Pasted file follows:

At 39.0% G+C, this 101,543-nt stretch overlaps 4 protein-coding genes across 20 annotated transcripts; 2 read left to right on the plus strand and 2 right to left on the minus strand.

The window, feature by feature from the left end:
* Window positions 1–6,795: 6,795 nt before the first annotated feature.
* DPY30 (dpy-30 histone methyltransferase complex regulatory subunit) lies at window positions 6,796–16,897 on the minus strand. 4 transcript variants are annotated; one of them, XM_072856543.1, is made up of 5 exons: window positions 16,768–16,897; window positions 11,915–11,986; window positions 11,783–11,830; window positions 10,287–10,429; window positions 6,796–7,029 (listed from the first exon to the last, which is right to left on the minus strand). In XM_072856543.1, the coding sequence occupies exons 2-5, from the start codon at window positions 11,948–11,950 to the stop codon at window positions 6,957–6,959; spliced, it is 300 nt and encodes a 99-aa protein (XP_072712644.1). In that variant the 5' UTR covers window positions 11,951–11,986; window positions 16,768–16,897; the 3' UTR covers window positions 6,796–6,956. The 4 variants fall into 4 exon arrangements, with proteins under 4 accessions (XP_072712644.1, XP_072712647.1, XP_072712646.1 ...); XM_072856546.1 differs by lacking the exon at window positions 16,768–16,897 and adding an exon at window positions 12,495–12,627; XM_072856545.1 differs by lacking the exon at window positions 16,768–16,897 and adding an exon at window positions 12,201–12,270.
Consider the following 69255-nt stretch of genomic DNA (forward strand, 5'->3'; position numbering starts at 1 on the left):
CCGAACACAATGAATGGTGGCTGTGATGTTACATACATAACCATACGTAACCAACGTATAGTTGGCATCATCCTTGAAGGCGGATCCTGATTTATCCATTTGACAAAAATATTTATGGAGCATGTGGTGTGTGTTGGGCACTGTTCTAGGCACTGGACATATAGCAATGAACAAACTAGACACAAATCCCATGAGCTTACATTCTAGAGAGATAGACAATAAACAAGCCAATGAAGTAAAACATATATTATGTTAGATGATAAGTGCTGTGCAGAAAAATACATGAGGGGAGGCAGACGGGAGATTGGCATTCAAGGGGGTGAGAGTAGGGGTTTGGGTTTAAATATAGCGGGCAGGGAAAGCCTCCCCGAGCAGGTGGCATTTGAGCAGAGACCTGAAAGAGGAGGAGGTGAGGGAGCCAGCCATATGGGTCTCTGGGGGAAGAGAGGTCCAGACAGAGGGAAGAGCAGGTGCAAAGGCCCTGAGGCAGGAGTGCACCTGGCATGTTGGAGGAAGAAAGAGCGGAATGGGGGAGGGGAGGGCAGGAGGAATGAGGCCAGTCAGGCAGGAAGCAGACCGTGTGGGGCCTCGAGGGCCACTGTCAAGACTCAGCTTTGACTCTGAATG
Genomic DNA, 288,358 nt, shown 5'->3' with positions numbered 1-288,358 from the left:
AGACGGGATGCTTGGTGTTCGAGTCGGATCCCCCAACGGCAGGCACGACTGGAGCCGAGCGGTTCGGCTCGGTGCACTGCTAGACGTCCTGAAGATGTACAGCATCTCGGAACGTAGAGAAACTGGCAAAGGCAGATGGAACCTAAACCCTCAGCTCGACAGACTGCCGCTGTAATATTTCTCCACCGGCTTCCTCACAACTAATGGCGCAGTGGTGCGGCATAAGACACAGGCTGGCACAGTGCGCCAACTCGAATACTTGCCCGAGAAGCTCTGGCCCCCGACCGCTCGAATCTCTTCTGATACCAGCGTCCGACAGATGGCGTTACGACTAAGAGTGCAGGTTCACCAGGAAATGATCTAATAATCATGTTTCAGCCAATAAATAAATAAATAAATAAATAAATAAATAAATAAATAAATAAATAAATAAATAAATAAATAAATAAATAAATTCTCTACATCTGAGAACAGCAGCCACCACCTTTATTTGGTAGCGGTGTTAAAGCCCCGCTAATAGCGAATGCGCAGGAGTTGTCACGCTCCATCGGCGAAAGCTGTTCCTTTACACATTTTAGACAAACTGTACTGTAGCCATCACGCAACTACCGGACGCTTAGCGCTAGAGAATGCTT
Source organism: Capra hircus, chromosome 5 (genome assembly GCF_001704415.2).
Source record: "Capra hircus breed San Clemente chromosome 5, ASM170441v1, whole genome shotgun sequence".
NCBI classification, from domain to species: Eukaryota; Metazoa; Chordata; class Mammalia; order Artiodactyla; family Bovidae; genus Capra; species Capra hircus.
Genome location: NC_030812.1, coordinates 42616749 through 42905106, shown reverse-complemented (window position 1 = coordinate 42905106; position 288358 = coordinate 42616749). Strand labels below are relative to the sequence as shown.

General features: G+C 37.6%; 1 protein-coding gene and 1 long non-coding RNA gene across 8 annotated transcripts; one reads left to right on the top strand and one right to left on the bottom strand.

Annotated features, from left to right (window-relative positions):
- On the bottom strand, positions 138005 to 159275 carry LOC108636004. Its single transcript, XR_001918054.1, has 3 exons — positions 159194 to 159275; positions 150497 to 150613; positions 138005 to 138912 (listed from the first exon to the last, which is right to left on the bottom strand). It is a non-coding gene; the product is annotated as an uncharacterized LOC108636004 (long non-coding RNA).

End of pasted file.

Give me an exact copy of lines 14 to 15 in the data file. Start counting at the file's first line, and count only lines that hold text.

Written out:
Annotated features, from left to right (window-relative positions):
- On the bottom strand, positions 138005 to 159275 carry LOC108636004. Its single transcript, XR_001918054.1, has 3 exons — positions 159194 to 159275; positions 150497 to 150613; positions 138005 to 138912 (listed from the first exon to the last, which is right to left on the bottom strand). It is a non-coding gene; the product is annotated as an uncharacterized LOC108636004 (long non-coding RNA).